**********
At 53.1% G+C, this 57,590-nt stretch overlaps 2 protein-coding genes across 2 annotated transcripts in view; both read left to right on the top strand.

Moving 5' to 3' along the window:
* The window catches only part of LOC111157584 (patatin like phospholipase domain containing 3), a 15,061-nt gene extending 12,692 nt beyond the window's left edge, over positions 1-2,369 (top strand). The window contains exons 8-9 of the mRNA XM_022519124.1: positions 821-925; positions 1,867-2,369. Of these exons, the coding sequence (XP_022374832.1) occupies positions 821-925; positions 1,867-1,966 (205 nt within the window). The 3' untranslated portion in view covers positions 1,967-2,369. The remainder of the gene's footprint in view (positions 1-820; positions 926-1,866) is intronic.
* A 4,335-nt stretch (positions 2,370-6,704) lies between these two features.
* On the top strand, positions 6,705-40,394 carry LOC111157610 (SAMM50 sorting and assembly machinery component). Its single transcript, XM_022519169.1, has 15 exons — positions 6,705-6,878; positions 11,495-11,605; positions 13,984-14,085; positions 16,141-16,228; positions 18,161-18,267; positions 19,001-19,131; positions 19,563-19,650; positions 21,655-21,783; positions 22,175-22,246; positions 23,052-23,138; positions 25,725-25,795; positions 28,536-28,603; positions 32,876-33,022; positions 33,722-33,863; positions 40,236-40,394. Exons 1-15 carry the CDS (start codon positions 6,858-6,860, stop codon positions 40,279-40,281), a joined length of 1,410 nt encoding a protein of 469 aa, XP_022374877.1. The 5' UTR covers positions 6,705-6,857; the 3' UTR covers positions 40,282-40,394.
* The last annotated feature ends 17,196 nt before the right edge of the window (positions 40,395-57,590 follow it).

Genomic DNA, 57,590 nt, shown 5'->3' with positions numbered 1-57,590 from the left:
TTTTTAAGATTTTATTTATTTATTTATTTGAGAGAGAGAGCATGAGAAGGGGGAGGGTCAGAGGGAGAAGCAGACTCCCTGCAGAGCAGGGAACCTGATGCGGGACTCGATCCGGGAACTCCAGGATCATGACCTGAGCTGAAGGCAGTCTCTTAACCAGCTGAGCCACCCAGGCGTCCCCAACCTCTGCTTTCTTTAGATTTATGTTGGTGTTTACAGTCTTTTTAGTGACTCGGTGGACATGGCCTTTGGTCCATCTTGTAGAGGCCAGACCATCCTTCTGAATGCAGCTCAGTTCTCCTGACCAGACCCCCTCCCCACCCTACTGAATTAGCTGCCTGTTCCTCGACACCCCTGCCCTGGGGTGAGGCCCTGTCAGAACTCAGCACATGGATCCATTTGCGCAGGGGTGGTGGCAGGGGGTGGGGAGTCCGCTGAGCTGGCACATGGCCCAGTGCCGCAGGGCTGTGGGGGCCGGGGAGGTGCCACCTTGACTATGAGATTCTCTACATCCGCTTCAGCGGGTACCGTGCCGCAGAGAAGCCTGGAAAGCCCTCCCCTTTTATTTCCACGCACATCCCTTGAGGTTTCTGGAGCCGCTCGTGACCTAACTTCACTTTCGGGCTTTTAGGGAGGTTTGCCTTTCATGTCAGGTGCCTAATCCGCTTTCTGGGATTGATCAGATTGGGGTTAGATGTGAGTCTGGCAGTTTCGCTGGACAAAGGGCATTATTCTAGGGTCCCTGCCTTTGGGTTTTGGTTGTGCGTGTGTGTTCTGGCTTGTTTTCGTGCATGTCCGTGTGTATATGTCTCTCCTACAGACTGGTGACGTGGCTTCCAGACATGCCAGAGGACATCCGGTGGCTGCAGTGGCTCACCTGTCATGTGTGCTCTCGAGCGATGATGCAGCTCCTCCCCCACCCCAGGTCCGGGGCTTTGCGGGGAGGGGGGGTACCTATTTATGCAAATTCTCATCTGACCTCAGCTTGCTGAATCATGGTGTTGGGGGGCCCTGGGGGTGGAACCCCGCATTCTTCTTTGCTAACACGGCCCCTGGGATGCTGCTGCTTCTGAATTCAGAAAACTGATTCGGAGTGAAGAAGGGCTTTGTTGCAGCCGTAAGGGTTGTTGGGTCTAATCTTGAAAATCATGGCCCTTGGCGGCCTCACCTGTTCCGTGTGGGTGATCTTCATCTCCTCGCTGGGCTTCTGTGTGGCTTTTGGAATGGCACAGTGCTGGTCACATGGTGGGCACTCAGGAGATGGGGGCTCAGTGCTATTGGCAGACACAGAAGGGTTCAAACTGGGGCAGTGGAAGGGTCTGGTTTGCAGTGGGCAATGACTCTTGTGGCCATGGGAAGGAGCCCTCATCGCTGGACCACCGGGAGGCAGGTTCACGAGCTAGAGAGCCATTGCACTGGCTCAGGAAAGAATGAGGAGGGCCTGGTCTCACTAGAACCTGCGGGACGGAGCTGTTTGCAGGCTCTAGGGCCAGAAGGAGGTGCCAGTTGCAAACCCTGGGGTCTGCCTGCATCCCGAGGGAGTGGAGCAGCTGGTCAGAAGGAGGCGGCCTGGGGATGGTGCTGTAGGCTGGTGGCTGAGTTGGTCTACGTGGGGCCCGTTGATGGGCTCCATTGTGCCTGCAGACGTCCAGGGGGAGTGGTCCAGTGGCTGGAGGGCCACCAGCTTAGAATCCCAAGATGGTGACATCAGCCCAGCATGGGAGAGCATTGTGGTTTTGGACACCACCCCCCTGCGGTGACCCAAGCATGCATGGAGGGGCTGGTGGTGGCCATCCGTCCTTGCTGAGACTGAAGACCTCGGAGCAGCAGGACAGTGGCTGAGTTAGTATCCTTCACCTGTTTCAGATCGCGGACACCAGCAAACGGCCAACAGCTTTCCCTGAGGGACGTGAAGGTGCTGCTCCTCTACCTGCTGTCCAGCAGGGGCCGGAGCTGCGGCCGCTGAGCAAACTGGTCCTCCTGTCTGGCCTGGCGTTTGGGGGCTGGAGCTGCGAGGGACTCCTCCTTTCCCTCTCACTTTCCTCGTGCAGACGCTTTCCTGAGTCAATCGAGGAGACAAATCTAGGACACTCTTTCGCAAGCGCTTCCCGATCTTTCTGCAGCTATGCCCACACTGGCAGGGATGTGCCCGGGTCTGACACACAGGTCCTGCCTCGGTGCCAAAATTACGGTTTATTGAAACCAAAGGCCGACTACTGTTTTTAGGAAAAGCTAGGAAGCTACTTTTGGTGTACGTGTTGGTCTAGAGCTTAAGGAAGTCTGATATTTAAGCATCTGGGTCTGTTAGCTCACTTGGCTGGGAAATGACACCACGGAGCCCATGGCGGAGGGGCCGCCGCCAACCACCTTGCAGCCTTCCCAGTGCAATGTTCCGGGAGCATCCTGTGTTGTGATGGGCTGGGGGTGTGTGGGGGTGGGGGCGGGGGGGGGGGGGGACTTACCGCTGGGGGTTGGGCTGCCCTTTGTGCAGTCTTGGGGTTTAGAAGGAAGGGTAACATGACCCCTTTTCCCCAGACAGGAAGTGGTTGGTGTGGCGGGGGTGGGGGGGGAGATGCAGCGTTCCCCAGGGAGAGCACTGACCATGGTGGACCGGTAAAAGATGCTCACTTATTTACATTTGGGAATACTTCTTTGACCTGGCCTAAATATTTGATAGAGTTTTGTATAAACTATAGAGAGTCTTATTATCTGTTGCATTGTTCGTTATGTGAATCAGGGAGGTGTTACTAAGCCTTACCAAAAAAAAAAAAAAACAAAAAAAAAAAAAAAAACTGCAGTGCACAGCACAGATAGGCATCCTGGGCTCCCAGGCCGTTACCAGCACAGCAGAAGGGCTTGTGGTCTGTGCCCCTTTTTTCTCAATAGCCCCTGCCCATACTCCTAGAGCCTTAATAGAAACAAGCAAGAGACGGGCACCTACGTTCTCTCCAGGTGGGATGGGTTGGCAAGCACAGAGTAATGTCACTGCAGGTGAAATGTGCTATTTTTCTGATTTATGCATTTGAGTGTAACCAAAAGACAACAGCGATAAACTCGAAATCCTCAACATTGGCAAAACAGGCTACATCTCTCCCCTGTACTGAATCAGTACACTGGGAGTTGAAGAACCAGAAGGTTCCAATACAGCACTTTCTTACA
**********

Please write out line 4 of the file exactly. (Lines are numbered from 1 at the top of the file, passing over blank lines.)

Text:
* A 4,335-nt stretch (positions 2,370-6,704) lies between these two features.